Let me get this out of the way immediately. This is a Flight Simulator. There is no doubt in my mind that Microsoft’s latest entry in their longest-running series (it’s older than Windows) will be the simulator many of you have been dreaming off. Highly detailed scenery, gorgeous weather effects and no restrictions on where in the world you can go. Forget everything that happened with Microsoft Flight (Microsoft sure did with their lack of reference to the game during the press event), as this is a simulator. They made it clear in their recent blog entries, but after trying it, my mind is now at rest. It’s worth noting that what I played earlier this week was a pre-alpha build. Despite that, I am confident in saying that this will be the next generation of flight simulation.
Before you read on, grab a pen, paper and 5 minutes of time. Write down a list of features you would love to see in a simulator. After speaking to many of you online, at events and in other capacities, I’m sure that many of you will list the following as some of those fundamental features:
- Taking advantage of new hardware and technologies
- Ability to explore the world in high-quality detail
- Dynamic and detailed weather systems in real-time
- Sloped runways
- Detailed default airports
- Detailed default aircraft
- A brand-new aerodynamics engine
- Third-party support
- Ability for cockpit builders to continue building their systems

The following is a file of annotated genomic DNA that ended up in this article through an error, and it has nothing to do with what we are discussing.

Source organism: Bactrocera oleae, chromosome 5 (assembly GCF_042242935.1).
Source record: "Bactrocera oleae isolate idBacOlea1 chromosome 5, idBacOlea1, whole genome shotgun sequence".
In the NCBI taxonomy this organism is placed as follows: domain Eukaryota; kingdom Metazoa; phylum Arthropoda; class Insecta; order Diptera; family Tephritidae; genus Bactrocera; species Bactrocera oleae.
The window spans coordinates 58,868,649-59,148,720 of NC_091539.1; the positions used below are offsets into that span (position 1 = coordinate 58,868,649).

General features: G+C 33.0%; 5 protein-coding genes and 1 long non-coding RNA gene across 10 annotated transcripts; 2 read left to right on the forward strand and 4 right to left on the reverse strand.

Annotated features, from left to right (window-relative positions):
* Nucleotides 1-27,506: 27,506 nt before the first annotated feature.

- Solid performance
That’s a fairly ambitious list by anyone’s standards. However, that hasn’t stopped either Microsoft nor Asobo Studios from tackling this momentous task. Whilst you can read more about the features and technical aspects of this new simulator in this article, I wanted to also break down my hands-on experience with Microsoft Flight Simulator. All of those bullet points were part of my wish-list for a new simulator, so of course, they are what I will be focusing on during this hands-on.
My First Flight
My initial thoughts for the day were that Microsoft was going to be extremely restrictive in what we could do with the new simulator. To that end, I was incredibly pleased when, actually, the whole world was immediately open for me to explore. Like any good simmer, the first location I loaded up was my home airport, Bristol (EGGD), in the UK. Loading up the default included Cessna 172, I took off runway 27 and banked to the left to head towards the A38 road and follow it all the way to the city centre. Now, I am fully aware that exploring Bristol will not be the first thing everyone will do, nor will it show off the capabilities of the new simulator. But I was very keen to try out the Bing Maps technology which will power the world of the new Flight Simulator, which was so prevalent during their technical presentation (which you can read more about here).
The city of Paris as represented in Microsoft Flight Simulator.